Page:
"It must be remembered that if the expert witness does not derive the stopping distances by mathematical demonstration, the tables upon which the expert witness must then necessarily rely, and to which reference is made in the defendants' brief, are predicated upon straight-line stopping conditions.

"The fact in this case is that a rather abrupt curve was involved in this accident. It is shown in the photographs now in evidence, and I suspect that because of the vanishing point principle it is even more abrupt than a casual glance at the photographs might indicate. The radius of the curve is not known, and has never been given, and I do not feel it sufficient as a foundation that the proffered expert witness say in general terms that he is familiar with the curve. Such a general statement does not supply an essential mathematical ingredient. Centrifugal forces were involved here to an extent which I am satisfied could not be computed with accuracy ..."

[2, 3] For the reasons stated by him, the trial judge was correct in excluding the offer of proof. There is no necessity to analyze the array of cases cited by both counsel concerning the admissibility or exclusion of opinion evidence respecting the required stopping distance for various types of vehicles under various conditions, for even in those instances in which the reasons for admissibility or exclusion of opinion evidence are both fairly debatable, the trial court has a very wide discretion which will not be reversed on appeal. Gerberg v. Crosby, supra; Johnson v. Harvey, 44 Wn. (2d) 455, 268 P. (2d) 662; Standard Oil Co. v. Grenfell, 168 Wash. 66, 10 P. (2d) 573; and Wilkins v. Knox, 142 Wash. 571, 253 Pac. 797.

The case is controlled by Wilkins v. Knox, supra, in which we stated the rule as follows:

"... There is fair room for argument both in support of and against this contention, as there so often is when the admissibility of opinion evidence is drawn in question. Whether such testimony shall be received or excluded is a matter of sound judicial discretion, the exercise of which will not be disturbed by an appellate court except for a very plain abuse thereof, as has been a number of times *747 held by this court in common with the view prevailing generally elsewhere in the United States. Traver v. Spokane Street Railway Company, 25 Wash. 225, 65 Pac. 284; Czarecki v. Seattle & S.F.R. & Nav. Co., 30 Wash. 288, 70 Pac. 750; Chung v. Fong Co., 130 Wash. 154, 226 Pac. 726...."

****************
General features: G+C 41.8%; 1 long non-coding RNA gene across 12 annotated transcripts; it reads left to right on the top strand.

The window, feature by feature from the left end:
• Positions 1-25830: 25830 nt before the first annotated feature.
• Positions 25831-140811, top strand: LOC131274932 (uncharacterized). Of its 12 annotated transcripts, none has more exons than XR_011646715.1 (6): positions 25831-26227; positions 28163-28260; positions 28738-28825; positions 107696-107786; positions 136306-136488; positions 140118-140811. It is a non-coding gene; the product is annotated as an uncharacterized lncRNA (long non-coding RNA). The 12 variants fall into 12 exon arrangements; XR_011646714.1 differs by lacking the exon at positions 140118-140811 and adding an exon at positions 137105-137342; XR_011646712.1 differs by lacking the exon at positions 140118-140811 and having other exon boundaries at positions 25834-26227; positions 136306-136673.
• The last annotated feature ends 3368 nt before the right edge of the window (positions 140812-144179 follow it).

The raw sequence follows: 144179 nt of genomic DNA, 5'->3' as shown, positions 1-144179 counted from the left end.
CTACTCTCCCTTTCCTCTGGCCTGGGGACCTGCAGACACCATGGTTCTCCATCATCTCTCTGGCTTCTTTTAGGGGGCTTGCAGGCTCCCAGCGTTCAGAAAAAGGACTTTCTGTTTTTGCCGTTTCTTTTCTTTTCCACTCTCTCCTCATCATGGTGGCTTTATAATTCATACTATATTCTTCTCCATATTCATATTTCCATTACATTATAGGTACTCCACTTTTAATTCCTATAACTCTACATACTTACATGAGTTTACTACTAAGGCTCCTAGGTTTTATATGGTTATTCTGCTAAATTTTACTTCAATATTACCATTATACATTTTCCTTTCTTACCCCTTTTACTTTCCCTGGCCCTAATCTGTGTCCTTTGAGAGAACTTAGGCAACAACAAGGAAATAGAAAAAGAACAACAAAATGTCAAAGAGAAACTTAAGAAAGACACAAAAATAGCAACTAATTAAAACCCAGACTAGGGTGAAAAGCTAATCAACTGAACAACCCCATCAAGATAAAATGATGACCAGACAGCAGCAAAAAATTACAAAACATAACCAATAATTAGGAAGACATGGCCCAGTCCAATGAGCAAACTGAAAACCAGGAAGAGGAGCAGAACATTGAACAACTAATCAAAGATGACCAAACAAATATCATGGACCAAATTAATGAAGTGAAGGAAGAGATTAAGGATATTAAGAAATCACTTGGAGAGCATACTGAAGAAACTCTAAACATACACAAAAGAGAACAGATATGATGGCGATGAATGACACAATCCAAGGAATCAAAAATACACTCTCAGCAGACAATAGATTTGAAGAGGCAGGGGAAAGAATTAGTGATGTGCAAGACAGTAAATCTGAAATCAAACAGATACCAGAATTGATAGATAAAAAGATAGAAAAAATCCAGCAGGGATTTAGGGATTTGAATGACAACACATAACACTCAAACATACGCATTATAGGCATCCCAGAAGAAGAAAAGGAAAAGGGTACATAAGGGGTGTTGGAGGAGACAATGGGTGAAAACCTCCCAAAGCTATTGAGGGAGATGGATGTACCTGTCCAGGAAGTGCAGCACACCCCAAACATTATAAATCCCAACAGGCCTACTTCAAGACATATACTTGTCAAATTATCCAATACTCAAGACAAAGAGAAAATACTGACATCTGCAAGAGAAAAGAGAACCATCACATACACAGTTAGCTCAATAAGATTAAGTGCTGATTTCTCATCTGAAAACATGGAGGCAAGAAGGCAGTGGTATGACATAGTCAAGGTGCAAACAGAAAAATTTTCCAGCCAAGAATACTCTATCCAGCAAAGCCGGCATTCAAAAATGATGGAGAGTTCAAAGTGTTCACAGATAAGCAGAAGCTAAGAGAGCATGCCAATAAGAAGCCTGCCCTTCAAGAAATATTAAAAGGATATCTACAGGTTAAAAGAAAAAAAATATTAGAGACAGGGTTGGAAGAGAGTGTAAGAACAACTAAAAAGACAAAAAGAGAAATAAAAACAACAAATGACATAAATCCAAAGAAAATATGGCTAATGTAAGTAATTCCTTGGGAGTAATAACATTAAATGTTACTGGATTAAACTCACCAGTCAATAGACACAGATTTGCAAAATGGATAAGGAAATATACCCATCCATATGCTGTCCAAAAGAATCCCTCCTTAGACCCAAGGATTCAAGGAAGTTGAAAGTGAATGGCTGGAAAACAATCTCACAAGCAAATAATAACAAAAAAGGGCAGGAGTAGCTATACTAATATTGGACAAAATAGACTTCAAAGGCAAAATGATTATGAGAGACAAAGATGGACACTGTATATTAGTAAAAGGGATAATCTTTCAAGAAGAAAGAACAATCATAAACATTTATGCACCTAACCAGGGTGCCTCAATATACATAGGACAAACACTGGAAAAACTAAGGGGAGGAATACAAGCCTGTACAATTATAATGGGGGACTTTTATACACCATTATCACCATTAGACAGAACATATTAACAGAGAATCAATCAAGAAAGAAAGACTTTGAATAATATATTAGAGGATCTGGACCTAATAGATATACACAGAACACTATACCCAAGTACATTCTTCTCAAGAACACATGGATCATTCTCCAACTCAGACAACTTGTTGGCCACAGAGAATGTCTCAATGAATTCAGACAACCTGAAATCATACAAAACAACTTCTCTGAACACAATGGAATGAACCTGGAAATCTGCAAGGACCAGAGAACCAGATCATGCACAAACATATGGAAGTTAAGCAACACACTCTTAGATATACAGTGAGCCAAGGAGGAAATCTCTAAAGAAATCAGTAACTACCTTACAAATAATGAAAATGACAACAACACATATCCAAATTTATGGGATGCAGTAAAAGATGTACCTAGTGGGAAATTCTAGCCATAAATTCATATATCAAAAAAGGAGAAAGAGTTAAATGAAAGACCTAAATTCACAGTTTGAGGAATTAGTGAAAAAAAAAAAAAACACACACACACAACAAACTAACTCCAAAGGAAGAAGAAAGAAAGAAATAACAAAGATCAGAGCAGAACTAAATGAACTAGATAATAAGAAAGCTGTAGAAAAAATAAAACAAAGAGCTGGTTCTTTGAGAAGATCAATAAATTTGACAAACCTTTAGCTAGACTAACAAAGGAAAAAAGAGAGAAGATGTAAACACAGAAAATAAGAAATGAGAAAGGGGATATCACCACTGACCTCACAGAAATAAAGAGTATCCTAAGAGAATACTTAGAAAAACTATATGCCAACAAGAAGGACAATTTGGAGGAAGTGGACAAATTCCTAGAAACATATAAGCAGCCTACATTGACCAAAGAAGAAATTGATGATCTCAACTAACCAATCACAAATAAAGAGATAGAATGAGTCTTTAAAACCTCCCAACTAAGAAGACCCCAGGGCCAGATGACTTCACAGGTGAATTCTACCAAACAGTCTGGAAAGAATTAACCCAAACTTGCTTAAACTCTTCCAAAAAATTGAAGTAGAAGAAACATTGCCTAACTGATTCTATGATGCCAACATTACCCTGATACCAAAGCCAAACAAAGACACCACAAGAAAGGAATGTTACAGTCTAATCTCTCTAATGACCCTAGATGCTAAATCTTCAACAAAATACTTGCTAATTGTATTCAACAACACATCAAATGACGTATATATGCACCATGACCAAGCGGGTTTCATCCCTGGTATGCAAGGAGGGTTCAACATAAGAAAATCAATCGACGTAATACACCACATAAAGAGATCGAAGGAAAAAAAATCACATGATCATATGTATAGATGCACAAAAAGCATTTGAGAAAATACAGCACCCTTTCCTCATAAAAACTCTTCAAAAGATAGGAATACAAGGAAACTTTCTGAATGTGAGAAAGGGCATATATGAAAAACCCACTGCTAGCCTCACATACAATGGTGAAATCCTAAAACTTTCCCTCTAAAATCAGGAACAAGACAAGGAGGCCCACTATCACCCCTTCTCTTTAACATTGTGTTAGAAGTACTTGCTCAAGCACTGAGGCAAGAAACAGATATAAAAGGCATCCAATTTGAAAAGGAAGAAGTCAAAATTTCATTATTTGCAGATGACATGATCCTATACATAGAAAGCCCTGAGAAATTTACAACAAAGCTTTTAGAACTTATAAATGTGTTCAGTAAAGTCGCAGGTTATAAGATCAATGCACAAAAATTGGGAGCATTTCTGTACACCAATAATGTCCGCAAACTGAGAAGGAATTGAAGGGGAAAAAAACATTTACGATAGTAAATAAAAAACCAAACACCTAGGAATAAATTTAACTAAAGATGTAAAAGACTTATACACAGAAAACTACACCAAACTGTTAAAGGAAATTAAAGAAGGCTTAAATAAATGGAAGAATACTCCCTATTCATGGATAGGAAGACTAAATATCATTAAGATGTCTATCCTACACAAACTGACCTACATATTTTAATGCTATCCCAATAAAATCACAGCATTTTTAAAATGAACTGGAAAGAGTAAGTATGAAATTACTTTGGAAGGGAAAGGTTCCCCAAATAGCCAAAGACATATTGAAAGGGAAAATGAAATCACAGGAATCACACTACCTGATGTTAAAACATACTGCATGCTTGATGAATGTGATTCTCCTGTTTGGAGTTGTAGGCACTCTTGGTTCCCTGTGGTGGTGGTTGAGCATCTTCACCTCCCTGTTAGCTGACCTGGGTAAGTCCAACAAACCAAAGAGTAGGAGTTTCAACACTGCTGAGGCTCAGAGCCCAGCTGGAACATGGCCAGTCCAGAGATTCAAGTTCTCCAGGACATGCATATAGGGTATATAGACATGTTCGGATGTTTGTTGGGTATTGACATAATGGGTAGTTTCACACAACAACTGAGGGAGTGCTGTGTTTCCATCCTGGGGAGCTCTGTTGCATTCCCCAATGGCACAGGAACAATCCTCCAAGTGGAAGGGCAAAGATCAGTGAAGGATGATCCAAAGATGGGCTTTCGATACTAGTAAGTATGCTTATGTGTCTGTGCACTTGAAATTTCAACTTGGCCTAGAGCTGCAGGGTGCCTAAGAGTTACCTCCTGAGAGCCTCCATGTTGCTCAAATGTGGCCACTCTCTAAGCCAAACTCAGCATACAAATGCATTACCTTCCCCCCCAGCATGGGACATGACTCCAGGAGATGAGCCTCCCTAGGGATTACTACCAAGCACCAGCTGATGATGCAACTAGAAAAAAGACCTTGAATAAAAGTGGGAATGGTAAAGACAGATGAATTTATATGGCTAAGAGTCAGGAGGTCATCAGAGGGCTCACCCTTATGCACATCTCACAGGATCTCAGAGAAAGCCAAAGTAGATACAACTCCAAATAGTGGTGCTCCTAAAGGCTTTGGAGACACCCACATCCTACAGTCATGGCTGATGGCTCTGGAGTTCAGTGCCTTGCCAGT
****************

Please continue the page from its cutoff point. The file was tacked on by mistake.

Appellants assign error "in allowing respondent Hill's counsel, in argument to the jury, to make a blackboard presentation of a mathematical formula for the determination of damages for pain and suffering."

[4] Respondents' jury argument is not brought here nor is there any showing of the formula claimed to have been exhibited on the phantom blackboard, and appellants' brief contains no reference to the record. The following minute entry appears in the transcript:

"10:45 A.M. Attorney Cleary S. Cone argues to the jury. Defendants object to use of mathematical computations and is overruled."

No error is shown. There is no showing of prejudice.

In Jones v. Hogan, 56 Wn. (2d) 23, 351 P. (2d) 153, we refused to follow the controversial Botta v. Brunner, 26 N.J. 82, 138 A. (2d) 713, 60 A.L.R. (2d) 1331,[1] upon which appellants base their argument, and no reason is disclosed by this record for receding from that position.

Affirmed.

HILL, WEAVER, ROSELLINI, and OTT, JJ., concur.

NOTES

[*] Reported in 370 P. (2d) 255.

[1] 21 Ohio St. L. Jour. 178; 62 W. Va. L. Rev. 402; 11 Ala. L. Rev. 207; 43 Minn. L. Rev. 832; 19 Ohio St. L. Jour. 780; 12 Rutgers L. Rev. 522; 28 U. Cinc. L. Rev. 138; 15 U. Miami L. Rev. 85; 4 Vill. L. Rev. 137; 61 W. Va. L. Rev. 302; 59 Col. L. Rev. 476; and 34 N.Y.U.L. Rev. 517, 537.